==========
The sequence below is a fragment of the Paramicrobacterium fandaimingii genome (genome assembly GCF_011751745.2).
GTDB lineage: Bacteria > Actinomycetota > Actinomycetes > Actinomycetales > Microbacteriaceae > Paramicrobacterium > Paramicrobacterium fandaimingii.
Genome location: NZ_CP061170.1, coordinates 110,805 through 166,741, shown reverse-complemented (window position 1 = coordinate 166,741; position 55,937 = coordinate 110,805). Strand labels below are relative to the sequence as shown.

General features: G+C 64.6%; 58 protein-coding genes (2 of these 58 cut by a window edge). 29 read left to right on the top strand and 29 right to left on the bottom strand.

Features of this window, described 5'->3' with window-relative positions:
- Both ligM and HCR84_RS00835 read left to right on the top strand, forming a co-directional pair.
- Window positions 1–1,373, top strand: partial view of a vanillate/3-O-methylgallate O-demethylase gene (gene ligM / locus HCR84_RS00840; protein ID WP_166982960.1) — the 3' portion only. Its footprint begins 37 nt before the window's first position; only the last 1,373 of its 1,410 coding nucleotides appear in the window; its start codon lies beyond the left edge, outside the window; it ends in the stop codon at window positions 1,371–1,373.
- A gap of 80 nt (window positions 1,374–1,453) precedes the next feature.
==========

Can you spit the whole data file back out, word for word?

The sequence below is a fragment of the Paramicrobacterium fandaimingii genome (genome assembly GCF_011751745.2).
GTDB lineage: Bacteria > Actinomycetota > Actinomycetes > Actinomycetales > Microbacteriaceae > Paramicrobacterium > Paramicrobacterium fandaimingii.
Genome location: NZ_CP061170.1, coordinates 110,805 through 166,741, shown reverse-complemented (window position 1 = coordinate 166,741; position 55,937 = coordinate 110,805). Strand labels below are relative to the sequence as shown.

General features: G+C 64.6%; 58 protein-coding genes (2 of these 58 cut by a window edge). 29 read left to right on the top strand and 29 right to left on the bottom strand.

Features of this window, described 5'->3' with window-relative positions:
- Both ligM and HCR84_RS00835 read left to right on the top strand, forming a co-directional pair.
- Window positions 1–1,373, top strand: partial view of a vanillate/3-O-methylgallate O-demethylase gene (gene ligM / locus HCR84_RS00840; protein ID WP_166982960.1) — the 3' portion only. Its footprint begins 37 nt before the window's first position; only the last 1,373 of its 1,410 coding nucleotides appear in the window; its start codon lies beyond the left edge, outside the window; it ends in the stop codon at window positions 1,371–1,373.
- A gap of 80 nt (window positions 1,374–1,453) precedes the next feature.